Tracing its origin to a portent that occurred before Christ was born, Santa Maria in Trastevere can claim to be the oldest church in Rome. Physically, however, the church on the site today originated around 1140. In a dissertation completed in 1975, I wrote the history of this building from its legendary origin to its twelfth-century rebuilding and festive consecration by Pope Innocent III (1160 /1161 – 1216) in 1215. Based on published and unpublished written and pictorial sources, the history remains valid, but I am increasingly dismayed by its disconnection from the building that actually exists. Although it is still recognizably a “Romanesque” church of the Roman type — a basilica with nave walls carried on colonnades, a transept, wooden roofs, and a porch — the building beloved today by Romans and tourists alike is the product of nine centuries of alterations and embellishments. My ambition now is to write the history of that other church.
My colleagues at CASVA helped me to think through the models for such a history. After discarding afterlife (implies death), biography (too anthropomorphic), and palimpsest (too layered), I am attempting a “processual” history of the kind described by the Italian architect and restorer Gianfranco Spagnesi, who has written that the authenticity of a historic building depends on the valorization of all of its visible phases, “the entire sequence of diverse moments, each dependent on the one that preceded it but to be considered also autonomously.” In the case of Santa Maria in Trastevere, significant “moments” — that is, alterations or enhancements of form that remain determinative in the building’s present appearance — occurred in the sixteenth, seventeenth, eighteenth, and nineteenth centuries. Making use of the National Gallery of Art’s extraordinary collections of rare books and prints, I have concentrated on the eighteenth century, especially on the well-documented moment in 1701 when Carlo Fontana (1638 – 1714) was commissioned by Pope Clement XI (1649 – 1721) to rebuild the decrepit twelfth-century porch. This modest assignment was infra dignitatem for Fontana, who at age sixty-three was the preeminent architect in Rome. Nevertheless he took the project seriously and made multiple drawings for it, which are now divided between the Royal Collection at Windsor Castle and the Museum der bildenden Künste in Leipzig. The circumstances of the commission were elucidated by Christopher Johns in 1993. The five drawings in Windsor Castle were published by Allan Braham and Hellmut Hager in 1977 and are now readily available in digital copies, but the fifteen drawings in Leipzig had been only partially published, by Eduard Coudenhove-Erthal in 1930. Through CASVA I was able to commission new digital photographs of the Leipzig drawings, which can now be viewed on the website of Art Resource.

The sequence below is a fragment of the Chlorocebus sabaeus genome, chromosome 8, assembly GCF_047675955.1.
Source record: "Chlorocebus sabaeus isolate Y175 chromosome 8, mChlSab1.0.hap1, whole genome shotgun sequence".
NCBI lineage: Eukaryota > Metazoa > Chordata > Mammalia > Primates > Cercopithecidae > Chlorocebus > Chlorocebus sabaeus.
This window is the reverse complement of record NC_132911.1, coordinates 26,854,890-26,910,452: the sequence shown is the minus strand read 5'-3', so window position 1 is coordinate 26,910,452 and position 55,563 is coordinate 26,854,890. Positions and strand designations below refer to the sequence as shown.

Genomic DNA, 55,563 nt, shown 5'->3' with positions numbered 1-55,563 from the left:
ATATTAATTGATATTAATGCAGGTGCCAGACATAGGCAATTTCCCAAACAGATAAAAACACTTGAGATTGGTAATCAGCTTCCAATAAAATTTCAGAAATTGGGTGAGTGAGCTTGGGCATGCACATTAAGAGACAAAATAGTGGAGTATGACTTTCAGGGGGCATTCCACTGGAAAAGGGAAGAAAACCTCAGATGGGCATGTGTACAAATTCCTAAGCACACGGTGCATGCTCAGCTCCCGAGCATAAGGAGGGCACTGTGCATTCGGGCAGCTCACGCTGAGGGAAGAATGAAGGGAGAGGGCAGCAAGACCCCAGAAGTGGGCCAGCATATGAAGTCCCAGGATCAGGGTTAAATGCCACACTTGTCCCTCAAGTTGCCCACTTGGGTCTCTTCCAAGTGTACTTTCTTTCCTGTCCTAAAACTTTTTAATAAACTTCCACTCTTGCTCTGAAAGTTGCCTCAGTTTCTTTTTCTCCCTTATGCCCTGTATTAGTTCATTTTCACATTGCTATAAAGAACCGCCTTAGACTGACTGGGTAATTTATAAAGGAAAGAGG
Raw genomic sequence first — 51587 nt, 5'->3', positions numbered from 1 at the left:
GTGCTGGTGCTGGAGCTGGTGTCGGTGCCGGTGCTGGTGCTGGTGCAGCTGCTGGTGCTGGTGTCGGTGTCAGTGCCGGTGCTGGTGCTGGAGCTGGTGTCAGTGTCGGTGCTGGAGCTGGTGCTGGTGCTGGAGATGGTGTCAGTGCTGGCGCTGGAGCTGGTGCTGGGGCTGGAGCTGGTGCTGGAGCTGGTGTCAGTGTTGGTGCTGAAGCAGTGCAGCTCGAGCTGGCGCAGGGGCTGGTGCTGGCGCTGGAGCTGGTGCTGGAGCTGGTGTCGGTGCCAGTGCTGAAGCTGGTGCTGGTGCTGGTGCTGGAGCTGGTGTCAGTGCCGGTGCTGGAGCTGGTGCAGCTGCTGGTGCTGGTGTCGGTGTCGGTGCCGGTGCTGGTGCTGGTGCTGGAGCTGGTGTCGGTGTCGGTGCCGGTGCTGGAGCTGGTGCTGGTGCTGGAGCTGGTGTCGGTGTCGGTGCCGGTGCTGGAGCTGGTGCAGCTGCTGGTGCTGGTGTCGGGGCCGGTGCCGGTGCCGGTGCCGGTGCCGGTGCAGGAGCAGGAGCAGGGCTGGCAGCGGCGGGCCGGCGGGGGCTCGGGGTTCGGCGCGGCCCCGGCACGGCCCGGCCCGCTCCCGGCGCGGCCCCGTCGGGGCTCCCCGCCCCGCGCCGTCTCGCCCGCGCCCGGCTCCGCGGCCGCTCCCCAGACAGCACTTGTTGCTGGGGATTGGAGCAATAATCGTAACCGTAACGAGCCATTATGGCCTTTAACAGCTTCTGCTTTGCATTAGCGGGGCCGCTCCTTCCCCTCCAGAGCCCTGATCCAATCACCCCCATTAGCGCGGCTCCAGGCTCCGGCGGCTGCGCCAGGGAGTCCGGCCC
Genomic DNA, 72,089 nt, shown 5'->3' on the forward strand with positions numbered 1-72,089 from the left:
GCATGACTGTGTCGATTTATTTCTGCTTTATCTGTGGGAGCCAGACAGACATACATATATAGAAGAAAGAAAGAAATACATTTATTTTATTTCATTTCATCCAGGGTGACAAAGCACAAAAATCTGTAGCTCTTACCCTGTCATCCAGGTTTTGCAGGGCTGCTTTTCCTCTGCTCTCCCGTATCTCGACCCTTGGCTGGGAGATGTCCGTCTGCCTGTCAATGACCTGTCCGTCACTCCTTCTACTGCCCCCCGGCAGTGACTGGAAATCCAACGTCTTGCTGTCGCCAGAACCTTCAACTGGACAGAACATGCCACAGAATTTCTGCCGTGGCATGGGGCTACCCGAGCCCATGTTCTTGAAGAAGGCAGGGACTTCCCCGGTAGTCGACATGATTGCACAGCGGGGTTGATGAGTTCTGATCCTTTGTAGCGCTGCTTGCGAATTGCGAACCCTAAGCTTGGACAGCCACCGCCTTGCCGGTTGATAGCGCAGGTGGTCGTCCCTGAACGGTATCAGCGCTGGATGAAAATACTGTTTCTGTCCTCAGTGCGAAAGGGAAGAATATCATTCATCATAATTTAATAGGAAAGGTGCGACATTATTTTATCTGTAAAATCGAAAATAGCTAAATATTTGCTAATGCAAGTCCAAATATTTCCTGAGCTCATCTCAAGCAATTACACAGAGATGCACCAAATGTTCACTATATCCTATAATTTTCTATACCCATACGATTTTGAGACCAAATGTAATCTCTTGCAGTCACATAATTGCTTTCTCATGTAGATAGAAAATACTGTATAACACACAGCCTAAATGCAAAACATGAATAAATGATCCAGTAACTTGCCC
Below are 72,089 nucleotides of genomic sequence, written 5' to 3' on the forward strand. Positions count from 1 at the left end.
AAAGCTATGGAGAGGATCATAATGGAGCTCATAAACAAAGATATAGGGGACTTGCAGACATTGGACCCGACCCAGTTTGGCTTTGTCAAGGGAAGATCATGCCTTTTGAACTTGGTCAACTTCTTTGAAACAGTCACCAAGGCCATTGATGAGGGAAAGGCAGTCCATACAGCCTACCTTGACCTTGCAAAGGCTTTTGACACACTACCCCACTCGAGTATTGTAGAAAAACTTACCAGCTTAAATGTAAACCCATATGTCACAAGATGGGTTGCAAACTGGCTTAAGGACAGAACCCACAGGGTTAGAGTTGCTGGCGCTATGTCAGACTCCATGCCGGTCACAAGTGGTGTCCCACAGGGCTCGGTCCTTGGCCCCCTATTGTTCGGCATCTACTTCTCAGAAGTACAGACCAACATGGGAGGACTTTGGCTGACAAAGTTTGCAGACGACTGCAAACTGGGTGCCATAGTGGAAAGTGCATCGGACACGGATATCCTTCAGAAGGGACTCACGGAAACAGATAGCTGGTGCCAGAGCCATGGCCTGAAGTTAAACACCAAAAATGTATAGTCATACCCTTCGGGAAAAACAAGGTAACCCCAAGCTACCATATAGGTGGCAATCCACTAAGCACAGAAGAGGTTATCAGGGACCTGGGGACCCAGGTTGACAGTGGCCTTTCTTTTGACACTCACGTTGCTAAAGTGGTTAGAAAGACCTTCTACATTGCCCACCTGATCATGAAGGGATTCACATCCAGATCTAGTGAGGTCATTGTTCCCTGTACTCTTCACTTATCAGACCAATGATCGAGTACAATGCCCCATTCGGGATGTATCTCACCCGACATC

Study of the full complement of Fontana’s designs shows the range of his ambitions for the project, from the complex rhythm, massing, and circular accents of one beautiful drawing in Leipzig to the stripped-down classicism of the design that was actually built, with five equal arches on identical piers. The new porch, described by a contemporary as “di poca magnificenza,” was a professional disappointment for Fontana, who blamed it on the stinginess of the pope. For the purposes of my study, it is an occasion to reflect on the dialectical relation of the new porch to its predecessor and to prior attempts by other architects to modernize the early Christian facade. The anachronistic projecting porch was a perpetual challenge that inspired a variety of solutions from the sixteenth to the eighteenth century, some entailing the porch’s visual or physical obliteration.
During my residency I also rewrote for publication two papers originally delivered at conferences in spring 2016. Both concern the interpretation of eight third-century capitals with heads of Isis, Serapis, and Harpokrates that were reused in the nave colonnades of Santa Maria in Trastevere. One article (“Afterlife and Improvisation at Santa Maria in Trastevere”) approaches the topic from the standpoint of the Middle Ages, reconstructing the kinds of knowledge and experience that different groups (laypeople, canons, learned clerics) might have relied on in attempting to decipher the pagan heads. The second article (“The Paradigm of Spolia”) focuses on the modern art historian, reviewing the paradigms for understanding the persistence of pagan imagery in medieval art, from the seminal article by Erwin Panofsky and Fritz Saxl in 1933 through its various critiques (Michael Camille, Georges Didi-Hubermann), revisions (Salvatore Settis), alternatives (Arnold Esch), and the recent revival of Warburg’s Mnemosyne panels and Pathosformeln (Francisco Prado-Vilar).